Amelia hooked her friend by her very sweaty, very stinky collar and dragged her into the shade beneath the bleachers. She handed Sloane a Gatorade that she’d fished out of the grannies’ cooler. “Maybe they’ll all argue long enough that we can meet up with Mr. Collymore on our own.”

Sloane wiped the back of her hand across her brow. Her long black ponytail lay wetly against her neck. “Wait. What? Who’s Mr. Collymore? Is he from BuzzFeed or Apple TV?”

Mackenzie swaggered past right at that moment. Somehow, in spite of the heat and all the exercise, she looked perfectly cool and collected. While Sloane’s hair had wilted beneath her ball cap, Mackenzie’s blond ponytail remained annoyingly perky and bouncy.

Hearing Sloane, Mac rolled her eyes and sneered, “Oh please. No one from BuzzFeed or Apple TV would be interested in your weird detective show. Only losers watch your YouTube channel anyhow.”

“More than fifty thousand losers!” Amelia objected hotly. “I’ll have you know we’re number one in Denmark now for historical mysteries hosted by people under the age of eighteen! That’s a lot of losers!”

Which… admittedly wasn’t exactly the best comeback ever.

Still smirking, Mac flounced off.

“Grrrrrr.” Amelia stomped her foot. “Just once, I’d like to win with her!”

Sloane swept the hat from her head and used it to fan her face. “Forget her. She’s just jealous that people from BuzzFeed and Apple TV are interested in our channel… Amelia? Why are you looking like that, Amelia? There is someone from one of those places who’s interested in us, right? You didn’t just make up this Collymore guy, did you? Amelia, answer me.”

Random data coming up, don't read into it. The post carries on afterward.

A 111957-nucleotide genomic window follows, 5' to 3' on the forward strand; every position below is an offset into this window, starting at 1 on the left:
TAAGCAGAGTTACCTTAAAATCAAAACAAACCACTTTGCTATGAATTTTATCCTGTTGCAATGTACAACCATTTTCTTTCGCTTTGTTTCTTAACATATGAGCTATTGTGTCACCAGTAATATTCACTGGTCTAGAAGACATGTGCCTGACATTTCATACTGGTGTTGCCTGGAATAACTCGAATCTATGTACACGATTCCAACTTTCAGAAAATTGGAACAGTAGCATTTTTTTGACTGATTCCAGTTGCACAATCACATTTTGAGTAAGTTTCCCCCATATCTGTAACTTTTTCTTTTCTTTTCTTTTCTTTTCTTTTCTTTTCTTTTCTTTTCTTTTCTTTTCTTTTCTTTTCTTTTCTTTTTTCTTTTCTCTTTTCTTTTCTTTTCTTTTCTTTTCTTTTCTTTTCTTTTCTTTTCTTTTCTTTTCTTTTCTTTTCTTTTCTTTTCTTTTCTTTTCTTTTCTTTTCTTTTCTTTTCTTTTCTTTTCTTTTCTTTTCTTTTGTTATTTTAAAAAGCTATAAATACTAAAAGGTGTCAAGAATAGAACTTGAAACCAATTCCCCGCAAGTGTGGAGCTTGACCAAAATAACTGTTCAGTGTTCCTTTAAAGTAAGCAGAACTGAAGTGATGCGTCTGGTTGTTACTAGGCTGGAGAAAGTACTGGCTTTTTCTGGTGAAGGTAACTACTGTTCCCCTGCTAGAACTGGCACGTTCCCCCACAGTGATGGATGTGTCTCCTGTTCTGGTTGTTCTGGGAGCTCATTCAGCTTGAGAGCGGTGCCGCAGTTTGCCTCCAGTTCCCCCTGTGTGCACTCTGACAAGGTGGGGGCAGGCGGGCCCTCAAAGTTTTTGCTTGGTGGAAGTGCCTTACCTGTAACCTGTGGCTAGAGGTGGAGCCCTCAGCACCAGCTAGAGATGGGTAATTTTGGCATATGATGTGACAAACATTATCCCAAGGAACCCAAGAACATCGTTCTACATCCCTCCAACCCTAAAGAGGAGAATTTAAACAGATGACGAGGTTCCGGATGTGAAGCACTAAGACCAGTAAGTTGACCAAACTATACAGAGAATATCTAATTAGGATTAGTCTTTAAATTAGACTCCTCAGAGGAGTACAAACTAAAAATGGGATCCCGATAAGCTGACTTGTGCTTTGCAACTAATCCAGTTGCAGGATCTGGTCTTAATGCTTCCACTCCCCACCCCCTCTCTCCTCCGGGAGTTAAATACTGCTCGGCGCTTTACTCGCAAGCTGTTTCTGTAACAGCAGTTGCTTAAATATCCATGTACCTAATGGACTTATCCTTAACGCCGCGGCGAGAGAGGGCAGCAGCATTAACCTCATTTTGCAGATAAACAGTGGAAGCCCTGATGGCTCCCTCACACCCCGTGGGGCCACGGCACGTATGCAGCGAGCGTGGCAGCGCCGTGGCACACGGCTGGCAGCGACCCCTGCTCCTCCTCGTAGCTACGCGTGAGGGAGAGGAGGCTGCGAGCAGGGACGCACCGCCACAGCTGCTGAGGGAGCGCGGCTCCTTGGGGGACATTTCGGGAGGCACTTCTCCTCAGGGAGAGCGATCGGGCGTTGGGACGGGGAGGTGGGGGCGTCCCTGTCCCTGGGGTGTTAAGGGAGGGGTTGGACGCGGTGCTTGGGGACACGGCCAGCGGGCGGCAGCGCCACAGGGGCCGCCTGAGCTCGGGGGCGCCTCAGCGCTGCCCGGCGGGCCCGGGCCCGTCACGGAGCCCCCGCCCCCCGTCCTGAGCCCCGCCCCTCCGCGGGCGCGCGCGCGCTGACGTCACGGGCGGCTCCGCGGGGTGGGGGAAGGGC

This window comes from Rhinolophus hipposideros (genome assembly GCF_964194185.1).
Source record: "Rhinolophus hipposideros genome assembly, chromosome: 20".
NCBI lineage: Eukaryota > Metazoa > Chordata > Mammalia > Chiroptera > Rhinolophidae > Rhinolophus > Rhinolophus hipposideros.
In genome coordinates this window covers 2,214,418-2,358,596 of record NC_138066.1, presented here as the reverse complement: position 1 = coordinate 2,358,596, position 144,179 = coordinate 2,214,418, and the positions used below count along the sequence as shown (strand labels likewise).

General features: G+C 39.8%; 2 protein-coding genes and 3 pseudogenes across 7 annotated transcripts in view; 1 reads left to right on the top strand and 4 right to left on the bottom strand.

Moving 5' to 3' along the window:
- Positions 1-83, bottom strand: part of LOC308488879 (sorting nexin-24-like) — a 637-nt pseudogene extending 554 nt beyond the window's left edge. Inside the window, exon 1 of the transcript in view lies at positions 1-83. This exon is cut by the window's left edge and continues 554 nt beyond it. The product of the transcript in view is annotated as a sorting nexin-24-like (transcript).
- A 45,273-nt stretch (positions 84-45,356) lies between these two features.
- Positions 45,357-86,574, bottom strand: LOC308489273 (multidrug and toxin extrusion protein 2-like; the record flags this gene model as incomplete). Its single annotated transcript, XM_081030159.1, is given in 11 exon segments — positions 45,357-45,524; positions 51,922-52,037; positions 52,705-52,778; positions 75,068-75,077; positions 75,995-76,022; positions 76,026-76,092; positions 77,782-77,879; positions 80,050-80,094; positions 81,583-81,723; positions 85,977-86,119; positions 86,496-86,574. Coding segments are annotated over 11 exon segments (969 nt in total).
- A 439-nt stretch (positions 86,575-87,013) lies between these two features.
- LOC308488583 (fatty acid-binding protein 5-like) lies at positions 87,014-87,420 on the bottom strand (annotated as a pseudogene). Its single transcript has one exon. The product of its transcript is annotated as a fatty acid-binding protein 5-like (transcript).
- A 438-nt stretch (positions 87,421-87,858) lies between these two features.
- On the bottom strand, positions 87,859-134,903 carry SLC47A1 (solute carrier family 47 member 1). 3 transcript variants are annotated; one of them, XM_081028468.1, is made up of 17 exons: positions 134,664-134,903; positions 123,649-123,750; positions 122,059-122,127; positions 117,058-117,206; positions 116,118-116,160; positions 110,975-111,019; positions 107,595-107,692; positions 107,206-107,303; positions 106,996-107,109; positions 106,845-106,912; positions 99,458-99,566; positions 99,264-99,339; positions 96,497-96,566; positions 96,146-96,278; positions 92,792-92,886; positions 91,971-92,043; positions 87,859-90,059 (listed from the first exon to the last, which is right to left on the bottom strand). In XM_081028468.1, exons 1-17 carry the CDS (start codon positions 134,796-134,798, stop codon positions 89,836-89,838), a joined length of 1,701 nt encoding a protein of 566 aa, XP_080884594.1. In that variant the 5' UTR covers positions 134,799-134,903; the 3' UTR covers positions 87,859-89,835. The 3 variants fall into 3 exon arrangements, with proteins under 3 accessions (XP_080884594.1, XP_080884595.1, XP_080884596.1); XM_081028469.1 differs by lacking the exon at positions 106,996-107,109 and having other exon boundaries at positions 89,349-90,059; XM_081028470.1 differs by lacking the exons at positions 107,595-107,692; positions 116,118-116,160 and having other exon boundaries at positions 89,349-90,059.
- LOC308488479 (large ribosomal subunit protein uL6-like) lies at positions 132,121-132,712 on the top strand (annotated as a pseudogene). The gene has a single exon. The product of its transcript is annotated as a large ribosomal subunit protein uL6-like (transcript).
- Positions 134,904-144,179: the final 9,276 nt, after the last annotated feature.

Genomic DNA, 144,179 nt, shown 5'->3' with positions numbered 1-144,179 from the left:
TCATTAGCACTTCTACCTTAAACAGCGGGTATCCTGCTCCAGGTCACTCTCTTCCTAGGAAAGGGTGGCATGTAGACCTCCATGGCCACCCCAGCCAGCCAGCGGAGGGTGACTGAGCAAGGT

Amelia suddenly had the same shifty look the grannies got when Sloane caught them in the middle of a scheme.

Twisting her fingers together nervously, Amelia felt her face flame even hotter than it had from Mackenzie’s humiliation. “Well… I might have exaggerated a little. Mr. Collymore is some rich guy from Sandusky. His daughter is one of our followers. It’s just that—well, with everyone yelling at me, I got all nervous! So, I kind of made it sound more important so they’d get how big of a deal this is. I thought if I said BuzzFeed and Apple TV were interested in us, everyone would stop being mad and get why I was so happy.”

“Urk.” Sloane got a whiff of how stinky the inside of her cap really was. She stopped fanning herself. “Okay, that’s disappointing. But it’s also exciting that someone wants to hire us. If we can get an adult or two to go with us.”

Both girls swung their attention back to the grannies’ fancy tent. The Judge was deep in conversation with Nanna Tia. Just like his daughter a moment before, he’d gone red in the face, and was gulping like a goldfish, too. He and Amelia had never actually looked more alike.

“Now, now.” Nanna Tia patted the Judge on the arm. “Betting is just a bit of harmless fun. All the money we make is donated to the Fulton County Humane Society to help take care of those poor cats and dogs. Same with our little knitting club!”